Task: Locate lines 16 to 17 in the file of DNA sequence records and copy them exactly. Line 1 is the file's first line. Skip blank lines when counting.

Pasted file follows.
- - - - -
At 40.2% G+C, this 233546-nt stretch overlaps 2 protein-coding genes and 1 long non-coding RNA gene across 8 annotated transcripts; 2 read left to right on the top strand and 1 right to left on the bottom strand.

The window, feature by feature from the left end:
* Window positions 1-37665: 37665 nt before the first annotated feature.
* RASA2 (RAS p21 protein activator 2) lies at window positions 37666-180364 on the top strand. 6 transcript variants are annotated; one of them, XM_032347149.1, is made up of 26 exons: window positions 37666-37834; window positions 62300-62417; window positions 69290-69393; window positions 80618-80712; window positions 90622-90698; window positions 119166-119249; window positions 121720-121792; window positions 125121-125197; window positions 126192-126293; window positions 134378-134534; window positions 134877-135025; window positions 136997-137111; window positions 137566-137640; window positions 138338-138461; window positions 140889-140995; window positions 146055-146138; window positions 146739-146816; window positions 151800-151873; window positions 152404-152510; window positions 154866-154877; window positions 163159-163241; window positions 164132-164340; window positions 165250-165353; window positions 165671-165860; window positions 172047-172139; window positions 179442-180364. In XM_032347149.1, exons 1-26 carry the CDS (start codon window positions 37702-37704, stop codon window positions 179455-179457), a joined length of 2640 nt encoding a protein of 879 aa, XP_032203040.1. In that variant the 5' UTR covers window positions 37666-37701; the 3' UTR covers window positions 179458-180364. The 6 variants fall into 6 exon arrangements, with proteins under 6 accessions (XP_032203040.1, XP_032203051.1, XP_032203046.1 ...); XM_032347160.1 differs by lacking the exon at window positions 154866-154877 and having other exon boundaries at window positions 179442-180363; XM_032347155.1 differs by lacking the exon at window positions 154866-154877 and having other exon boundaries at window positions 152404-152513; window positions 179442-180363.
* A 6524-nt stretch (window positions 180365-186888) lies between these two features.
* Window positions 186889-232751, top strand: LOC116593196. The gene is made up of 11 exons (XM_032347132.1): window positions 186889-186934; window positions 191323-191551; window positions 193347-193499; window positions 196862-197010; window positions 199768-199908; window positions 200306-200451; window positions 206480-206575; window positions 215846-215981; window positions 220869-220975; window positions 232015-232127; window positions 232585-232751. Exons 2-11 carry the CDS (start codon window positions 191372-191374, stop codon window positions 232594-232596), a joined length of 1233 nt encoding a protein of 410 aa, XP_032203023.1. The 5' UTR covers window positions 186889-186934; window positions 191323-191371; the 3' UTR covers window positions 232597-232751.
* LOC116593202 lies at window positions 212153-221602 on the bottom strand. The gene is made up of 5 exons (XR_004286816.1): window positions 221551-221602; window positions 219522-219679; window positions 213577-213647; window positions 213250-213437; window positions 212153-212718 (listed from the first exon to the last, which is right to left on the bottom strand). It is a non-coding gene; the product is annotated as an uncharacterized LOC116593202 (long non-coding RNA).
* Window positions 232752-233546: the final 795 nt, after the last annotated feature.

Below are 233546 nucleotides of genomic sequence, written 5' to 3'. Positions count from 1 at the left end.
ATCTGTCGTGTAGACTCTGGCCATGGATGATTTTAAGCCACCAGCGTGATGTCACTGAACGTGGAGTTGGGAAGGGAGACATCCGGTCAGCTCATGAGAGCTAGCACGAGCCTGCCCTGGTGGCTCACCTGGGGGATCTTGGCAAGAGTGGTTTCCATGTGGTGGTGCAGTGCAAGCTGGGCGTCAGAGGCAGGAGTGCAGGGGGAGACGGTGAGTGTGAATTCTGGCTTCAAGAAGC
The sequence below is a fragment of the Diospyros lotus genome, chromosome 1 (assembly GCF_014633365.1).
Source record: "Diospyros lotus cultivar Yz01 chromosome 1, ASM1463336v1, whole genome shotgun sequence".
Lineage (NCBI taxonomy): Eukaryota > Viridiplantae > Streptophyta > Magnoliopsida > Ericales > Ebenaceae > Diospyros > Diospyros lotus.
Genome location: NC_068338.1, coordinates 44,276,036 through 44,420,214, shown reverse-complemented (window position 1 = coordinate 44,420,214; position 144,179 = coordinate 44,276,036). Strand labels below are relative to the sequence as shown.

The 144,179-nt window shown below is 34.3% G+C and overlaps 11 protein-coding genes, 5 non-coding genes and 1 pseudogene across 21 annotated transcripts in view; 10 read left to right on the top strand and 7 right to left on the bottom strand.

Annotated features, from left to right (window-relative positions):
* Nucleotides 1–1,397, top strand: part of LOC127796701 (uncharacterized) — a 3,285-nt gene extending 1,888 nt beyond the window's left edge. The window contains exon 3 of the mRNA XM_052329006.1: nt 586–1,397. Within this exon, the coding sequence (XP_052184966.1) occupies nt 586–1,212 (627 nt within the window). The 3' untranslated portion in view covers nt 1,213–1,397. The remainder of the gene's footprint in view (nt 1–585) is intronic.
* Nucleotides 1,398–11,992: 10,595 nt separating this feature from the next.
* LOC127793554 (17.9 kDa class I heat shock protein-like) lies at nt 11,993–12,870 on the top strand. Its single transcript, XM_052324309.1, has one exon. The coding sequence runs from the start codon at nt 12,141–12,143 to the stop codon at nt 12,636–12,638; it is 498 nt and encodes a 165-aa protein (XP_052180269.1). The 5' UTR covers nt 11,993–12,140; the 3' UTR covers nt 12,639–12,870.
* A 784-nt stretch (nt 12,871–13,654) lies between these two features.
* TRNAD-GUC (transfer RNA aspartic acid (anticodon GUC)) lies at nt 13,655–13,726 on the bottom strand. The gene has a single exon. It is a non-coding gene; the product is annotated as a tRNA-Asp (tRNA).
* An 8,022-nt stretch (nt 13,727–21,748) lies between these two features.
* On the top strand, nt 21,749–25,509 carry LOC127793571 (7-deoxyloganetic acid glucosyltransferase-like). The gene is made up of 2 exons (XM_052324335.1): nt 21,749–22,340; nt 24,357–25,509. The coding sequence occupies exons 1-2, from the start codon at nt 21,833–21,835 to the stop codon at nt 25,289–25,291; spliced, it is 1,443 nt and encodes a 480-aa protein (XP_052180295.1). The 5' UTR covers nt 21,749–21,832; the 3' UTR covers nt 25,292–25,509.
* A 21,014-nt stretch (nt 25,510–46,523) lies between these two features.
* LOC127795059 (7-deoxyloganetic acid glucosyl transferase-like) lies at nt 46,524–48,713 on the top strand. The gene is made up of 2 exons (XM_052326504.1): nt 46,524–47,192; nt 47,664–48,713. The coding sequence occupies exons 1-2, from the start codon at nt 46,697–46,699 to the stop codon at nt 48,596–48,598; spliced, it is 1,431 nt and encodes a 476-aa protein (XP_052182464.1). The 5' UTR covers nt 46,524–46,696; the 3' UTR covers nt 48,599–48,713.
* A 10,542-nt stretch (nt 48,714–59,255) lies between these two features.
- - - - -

Annotated features, from left to right (window-relative positions):
* Nucleotides 1–1,397, top strand: part of LOC127796701 (uncharacterized) — a 3,285-nt gene extending 1,888 nt beyond the window's left edge. The window contains exon 3 of the mRNA XM_052329006.1: nt 586–1,397. Within this exon, the coding sequence (XP_052184966.1) occupies nt 586–1,212 (627 nt within the window). The 3' untranslated portion in view covers nt 1,213–1,397. The remainder of the gene's footprint in view (nt 1–585) is intronic.